#11. Dracula: Prince of Darkness (1966)
Nature of Shame:
It’s been so long since I watched through the Hammer Dracula films that I can’t distinguish this one from any other. That sounds pretty shameful, but there’s so much out there I need to watch for the first time…
Hooptober Challenge Checklist:
Year Ends with ‘6’
“There must always be some Hammer” is a motto fit for everyone’s Halloween viewing regimen. I re-watched Dracula last year so let’s pick up the Hammer vampire series rolling with the next appearance of Christopher Lee as the titular Count. I skipped a rewatch of the second movie in the series, The Brides of Dracula, because it didn’t feature Christopher Lee, but — who am I kidding? — I’ll probably just watch that one, too.
‘Dracula: Prince of Darkness’ Elevator Pitch
Set ten years after the death of Count Dracula at the hands of Van Helsing in Dracula, four English tourists (the Kents) arrive at a castle formerly belonging to the Count. The caretaker informs them that Dracula had requested that the castle remain open for passing travelers. The Kents think this sounds positively idyllic and settle in for some rest and relaxation.
No One Expects the Spanish Inquisition Dracula to Return From the Grave
Some genres and some narratives can feel so routine that they’re more akin to slapping an abrasive alarm clock and falling out of bed to blearily brush one’s teeth. I’m not equating watching Dracula: Prince of Darkness to the drudgery of routine hygiene, but there’s a certain amount of standard exposition required to propel a Dracula story forward. Since we last saw Dracula fall to Van Helsing in 1958, director Terrence Fisher and screenwriter Jimmy Sangster must brush their fangs before distinguishing Prince of Darkness from any other Dracula yarn.
I’m not prepared to the write the essay that connects Dracula films to 1980 slasher movies, but the genre boasts striking similarities to the routine stupidity that sets the table for Jason to slaughter a camp full of horny teens. Instead of naughty teenage girls and boys, Hammer trades in the demise of haughty aristocrats. The casual tempting of fate by ignoring the warnings of locals and indeed visiting that forbidden castle. I could call it The Bloody Ignorance of Wealth and Youth — if I were indeed writing it, but I’m not. This is all you’ll get from me.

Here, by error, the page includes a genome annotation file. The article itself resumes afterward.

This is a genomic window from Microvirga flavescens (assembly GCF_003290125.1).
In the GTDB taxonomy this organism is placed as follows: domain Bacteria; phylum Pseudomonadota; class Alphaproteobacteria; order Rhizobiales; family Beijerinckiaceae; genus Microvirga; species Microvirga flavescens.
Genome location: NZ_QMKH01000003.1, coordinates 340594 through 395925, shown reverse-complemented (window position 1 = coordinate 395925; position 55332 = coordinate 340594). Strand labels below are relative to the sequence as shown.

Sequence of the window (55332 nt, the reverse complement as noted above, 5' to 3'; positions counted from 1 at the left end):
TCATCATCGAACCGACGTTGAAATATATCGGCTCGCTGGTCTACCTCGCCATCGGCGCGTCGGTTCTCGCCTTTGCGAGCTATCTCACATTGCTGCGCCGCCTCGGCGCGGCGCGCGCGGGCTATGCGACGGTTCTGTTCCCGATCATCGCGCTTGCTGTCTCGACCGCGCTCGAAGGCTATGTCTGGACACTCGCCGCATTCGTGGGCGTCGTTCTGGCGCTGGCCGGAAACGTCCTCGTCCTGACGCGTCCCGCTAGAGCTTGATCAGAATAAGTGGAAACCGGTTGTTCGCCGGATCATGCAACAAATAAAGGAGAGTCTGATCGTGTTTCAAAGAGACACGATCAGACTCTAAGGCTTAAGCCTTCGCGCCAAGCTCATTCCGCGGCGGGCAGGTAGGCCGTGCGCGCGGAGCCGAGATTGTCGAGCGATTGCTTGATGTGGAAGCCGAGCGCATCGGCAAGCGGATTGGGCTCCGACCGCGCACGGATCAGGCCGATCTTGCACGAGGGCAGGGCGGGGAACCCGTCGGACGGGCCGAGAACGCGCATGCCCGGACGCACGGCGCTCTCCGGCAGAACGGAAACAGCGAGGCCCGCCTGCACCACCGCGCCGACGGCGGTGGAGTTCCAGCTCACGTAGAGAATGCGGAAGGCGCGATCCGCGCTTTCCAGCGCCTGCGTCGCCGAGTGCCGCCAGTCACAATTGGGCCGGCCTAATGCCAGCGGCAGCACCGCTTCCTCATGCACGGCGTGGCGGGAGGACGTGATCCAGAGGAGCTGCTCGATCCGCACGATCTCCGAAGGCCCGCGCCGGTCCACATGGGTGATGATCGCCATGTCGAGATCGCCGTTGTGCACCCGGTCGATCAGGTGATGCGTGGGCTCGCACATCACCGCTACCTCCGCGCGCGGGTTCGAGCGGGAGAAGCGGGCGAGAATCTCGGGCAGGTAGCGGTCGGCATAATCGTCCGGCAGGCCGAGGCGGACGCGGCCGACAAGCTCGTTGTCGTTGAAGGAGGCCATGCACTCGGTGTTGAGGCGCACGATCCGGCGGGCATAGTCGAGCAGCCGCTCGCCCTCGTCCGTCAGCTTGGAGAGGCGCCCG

Even once Dracula predictably returns, Dracula: Prince of Darkness takes on the role of Hammer Horror comfort food. As much as any of the other Hammer vampire movies it unfolds at a predictable pace backed by a precise gothic charm. In order to get a better sense of whether we’ve collectively become jaded over the last 53 years or if this alway felt routine, I consulted the contemporaneous critics.
Bosley Crowther of the New York Times called it just “another repetition of the standard tale of the vampire … There is nothing new or imaginative about it.” Since Bosley is a notorious crank, I dug a little deeper, but kept reading analysis that hops back and forth across the same fence. It’s either boring because of its similarities or its comfortable predictability makes for palatable viewing.
Also, how can it be routine and boring when Barbara Shelley’s all over your screen?
Though the story feels routine, Christopher Lee’s performance warrants return engagements. He’s the perfect embodiment of menace and red-blooded sexuality. Other less successful Draculas manage the menace but fail to smolder. In a role that requires a certain amount of carnality, Lee’s every move suggests a man (and monster) that gets precisely what he desires and his victims in turn desire him. Without the believability of that animal attraction, Dracula’s just a stiff with pointy teeth.
Final ‘Dracula: Prince of Darkness’ Thoughts
Hammer films often reside in this realm of comfort cinema. They look great and feature wonderful on-screen personalities and talent performing in films likely beneath their abilities. They’re predictably entertaining and even the lessers, provide a solid 80 minutes of distraction. The Christopher Lee vampire films blend together because they often hover around the same placid familiarity. While I applaud the series’ later efforts to break the mold, I’m good right here — with Christopher Lee wooing and enslaving aristocratic maidens.
2019 @CinemaShame / #Hooptober Progress
#1. Shocker (1989) // #2. Etoile (1989) // #3. The Phantom of the Opera (1989) // #4. Blacula (1972) // #5. Scream Blacula Scream (1973) // #6. Jaws: The Revenge (1987) // #7. Blood Bath (1966) // #8. Friday the 13th Part V (1985) // #9. Friday the 13th Part VI (1986) / #10. Friday the 13th Part VII (1988) / #11. Dracula: Prince of Darkness (1966)